IMAGe commits to the following principles in how it works within the university and with its external partners.


We will strive for the highest quality in our education and research, guarding against complacency and always seeking to stretch our intellectual horizons. We will consistently reassess our objectives and work, seeking to challenge ourselves and to critique our individual and collective efforts.

Moral Audacity

We will not turn away from issues that are complex, morally uncomfortable or seemingly intractable. We are committed to working with people who are experiencing violence to more deeply understand their situation and together find ways to address and transform their suffering. 

Ethical Learning

We commit to an ethical learning experience, always treating those who have suffered due to violence with respect and dignity, in our teaching, research and outreach. We will seek to be present with suffering and work with others to resolve that suffering. We seek if possible to bring our subjects into the research process and share with them the tools and space to understand their own lives and do their analyses. Studies find that this can be tremendously empowering for them and generates a whole new level of knowledge for the external researcher.

Active Inclusion

We practice active inclusiveness, always seeking to broaden the circle for colleagues involved in our work, always looking for new approaches to solving problems.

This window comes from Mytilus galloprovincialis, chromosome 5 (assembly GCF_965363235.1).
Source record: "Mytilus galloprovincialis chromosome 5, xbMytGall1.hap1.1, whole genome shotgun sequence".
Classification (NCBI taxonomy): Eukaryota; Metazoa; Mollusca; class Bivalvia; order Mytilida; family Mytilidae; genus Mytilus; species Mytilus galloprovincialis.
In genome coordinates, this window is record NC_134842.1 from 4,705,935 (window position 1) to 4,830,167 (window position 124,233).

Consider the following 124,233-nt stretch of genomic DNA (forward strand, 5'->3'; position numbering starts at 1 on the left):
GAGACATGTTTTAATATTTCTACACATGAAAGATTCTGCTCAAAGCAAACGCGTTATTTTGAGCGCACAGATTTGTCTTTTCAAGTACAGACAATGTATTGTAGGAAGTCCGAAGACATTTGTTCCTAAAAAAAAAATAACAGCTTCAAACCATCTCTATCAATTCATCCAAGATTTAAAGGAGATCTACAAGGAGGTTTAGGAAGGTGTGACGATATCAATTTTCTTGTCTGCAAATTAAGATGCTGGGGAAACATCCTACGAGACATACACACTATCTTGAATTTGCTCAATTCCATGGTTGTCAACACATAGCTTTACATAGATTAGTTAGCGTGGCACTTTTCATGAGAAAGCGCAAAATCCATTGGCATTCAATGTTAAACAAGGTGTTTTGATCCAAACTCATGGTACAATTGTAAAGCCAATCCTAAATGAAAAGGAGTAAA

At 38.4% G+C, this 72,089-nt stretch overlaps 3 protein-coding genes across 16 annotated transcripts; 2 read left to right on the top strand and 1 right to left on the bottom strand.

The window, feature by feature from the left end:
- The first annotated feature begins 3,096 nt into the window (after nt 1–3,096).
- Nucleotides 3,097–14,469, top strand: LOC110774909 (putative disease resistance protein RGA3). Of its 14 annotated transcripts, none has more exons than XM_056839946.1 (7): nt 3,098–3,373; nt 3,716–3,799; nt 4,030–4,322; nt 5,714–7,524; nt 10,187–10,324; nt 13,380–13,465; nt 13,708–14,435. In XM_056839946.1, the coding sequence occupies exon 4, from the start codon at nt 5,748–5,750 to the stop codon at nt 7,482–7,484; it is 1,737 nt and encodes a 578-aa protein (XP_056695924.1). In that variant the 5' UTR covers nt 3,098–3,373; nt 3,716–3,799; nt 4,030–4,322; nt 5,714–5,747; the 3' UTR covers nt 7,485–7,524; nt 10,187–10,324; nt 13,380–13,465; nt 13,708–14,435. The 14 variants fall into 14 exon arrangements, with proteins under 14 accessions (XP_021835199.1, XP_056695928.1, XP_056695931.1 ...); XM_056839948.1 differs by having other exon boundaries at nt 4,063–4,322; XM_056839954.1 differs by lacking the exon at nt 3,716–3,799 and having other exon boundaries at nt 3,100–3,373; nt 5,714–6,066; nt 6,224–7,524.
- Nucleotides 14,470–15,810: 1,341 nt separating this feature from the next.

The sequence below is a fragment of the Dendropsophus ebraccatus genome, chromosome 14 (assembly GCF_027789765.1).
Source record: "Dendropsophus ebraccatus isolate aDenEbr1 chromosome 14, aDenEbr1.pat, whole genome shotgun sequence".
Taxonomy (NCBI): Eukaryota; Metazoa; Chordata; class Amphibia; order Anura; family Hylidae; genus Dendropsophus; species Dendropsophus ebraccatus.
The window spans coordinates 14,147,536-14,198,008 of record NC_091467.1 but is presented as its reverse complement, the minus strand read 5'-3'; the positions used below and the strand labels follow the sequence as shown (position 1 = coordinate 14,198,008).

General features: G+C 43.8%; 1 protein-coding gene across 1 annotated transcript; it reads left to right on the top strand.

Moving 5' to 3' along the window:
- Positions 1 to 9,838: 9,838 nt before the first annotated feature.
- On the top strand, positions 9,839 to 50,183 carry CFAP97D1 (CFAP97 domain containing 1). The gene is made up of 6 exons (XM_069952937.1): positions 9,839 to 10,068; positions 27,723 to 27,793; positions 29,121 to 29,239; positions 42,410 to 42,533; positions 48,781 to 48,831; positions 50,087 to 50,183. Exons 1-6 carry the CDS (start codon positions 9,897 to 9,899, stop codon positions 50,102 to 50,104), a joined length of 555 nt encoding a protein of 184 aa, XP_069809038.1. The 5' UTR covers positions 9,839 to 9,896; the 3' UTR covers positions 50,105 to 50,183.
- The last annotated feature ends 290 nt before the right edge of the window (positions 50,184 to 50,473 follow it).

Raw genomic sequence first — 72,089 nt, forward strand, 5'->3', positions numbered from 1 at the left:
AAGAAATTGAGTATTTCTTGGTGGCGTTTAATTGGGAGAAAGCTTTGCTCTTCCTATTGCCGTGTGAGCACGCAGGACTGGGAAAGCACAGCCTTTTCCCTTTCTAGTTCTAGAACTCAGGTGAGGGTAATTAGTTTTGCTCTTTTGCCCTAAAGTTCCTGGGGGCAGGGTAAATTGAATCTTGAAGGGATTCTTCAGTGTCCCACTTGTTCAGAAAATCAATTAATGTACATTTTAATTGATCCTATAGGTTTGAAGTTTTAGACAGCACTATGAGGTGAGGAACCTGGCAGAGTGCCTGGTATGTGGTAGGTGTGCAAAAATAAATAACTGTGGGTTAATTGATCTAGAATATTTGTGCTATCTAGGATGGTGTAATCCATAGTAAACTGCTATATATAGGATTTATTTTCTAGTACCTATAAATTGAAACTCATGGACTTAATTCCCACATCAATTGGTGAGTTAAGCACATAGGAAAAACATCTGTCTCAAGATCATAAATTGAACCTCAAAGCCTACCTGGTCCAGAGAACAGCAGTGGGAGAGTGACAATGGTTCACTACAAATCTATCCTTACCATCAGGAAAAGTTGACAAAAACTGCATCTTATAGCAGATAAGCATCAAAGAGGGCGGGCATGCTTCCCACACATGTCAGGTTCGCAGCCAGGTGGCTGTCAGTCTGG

We value idealism, but are also realistic. We will work incrementally, continually building and pushing forward what we can do in realistic steps.

Embracing Complexity

We encourage multiple points of entry to problem-solving, understanding, study and research. The crises we explore through our teaching and research embrace all aspects of human experience. Understanding them and seeking solutions to the problems they generate requires an openness of mind, involving rigorous study and research from any discipline that speaks to the subject.

Intellectual Humility

We value intellectual humility. We understand far less about crises than those who suffer them or those who spend their lives implementing solutions to them. While we value the analytical and innovative thinking we can bring to these crises, we must be humble, respecting the experience, knowledge and feelings of those with whom we work. This requires us to practice active listening, being open to hearing points of view that conflict with ours, and accepting the existence of multiple, co-existing positions and the possibility of being wrong.


In our teaching, research and outreach we will strive for impact and seek ways to measure it. IMAGe activities aim to affect the lives of those caught up in crises, now and in the future. In all our activities we ask, “How will this make a difference?”